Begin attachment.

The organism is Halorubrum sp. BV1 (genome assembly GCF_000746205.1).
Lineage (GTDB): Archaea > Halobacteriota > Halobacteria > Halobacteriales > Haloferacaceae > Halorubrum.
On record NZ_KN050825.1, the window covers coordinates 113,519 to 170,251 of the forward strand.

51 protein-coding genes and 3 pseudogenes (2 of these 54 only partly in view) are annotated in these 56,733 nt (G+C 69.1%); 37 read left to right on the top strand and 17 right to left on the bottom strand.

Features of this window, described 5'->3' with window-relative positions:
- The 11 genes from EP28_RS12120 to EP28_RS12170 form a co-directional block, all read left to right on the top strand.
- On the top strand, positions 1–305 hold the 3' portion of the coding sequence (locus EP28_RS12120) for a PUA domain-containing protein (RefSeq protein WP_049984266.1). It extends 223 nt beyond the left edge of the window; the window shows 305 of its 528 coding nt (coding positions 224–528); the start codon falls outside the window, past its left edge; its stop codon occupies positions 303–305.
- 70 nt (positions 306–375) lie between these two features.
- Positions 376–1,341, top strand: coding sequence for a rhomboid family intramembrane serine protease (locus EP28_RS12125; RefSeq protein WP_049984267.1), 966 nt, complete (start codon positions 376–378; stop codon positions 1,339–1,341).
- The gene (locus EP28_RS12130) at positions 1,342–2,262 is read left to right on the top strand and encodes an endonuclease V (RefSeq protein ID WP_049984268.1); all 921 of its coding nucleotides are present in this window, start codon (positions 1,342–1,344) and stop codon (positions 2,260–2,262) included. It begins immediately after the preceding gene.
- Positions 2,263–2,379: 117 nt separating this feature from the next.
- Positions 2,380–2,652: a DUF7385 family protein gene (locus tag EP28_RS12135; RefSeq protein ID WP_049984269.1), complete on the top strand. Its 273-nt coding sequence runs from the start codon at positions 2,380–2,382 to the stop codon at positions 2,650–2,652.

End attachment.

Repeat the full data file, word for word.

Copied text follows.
The organism is Halorubrum sp. BV1 (genome assembly GCF_000746205.1).
Lineage (GTDB): Archaea > Halobacteriota > Halobacteria > Halobacteriales > Haloferacaceae > Halorubrum.
On record NZ_KN050825.1, the window covers coordinates 113,519 to 170,251 of the forward strand.

51 protein-coding genes and 3 pseudogenes (2 of these 54 only partly in view) are annotated in these 56,733 nt (G+C 69.1%); 37 read left to right on the top strand and 17 right to left on the bottom strand.

Features of this window, described 5'->3' with window-relative positions:
- The 11 genes from EP28_RS12120 to EP28_RS12170 form a co-directional block, all read left to right on the top strand.
- On the top strand, positions 1–305 hold the 3' portion of the coding sequence (locus EP28_RS12120) for a PUA domain-containing protein (RefSeq protein WP_049984266.1). It extends 223 nt beyond the left edge of the window; the window shows 305 of its 528 coding nt (coding positions 224–528); the start codon falls outside the window, past its left edge; its stop codon occupies positions 303–305.
- 70 nt (positions 306–375) lie between these two features.
- Positions 376–1,341, top strand: coding sequence for a rhomboid family intramembrane serine protease (locus EP28_RS12125; RefSeq protein WP_049984267.1), 966 nt, complete (start codon positions 376–378; stop codon positions 1,339–1,341).
- The gene (locus EP28_RS12130) at positions 1,342–2,262 is read left to right on the top strand and encodes an endonuclease V (RefSeq protein ID WP_049984268.1); all 921 of its coding nucleotides are present in this window, start codon (positions 1,342–1,344) and stop codon (positions 2,260–2,262) included. It begins immediately after the preceding gene.
- Positions 2,263–2,379: 117 nt separating this feature from the next.
- Positions 2,380–2,652: a DUF7385 family protein gene (locus tag EP28_RS12135; RefSeq protein ID WP_049984269.1), complete on the top strand. Its 273-nt coding sequence runs from the start codon at positions 2,380–2,382 to the stop codon at positions 2,650–2,652.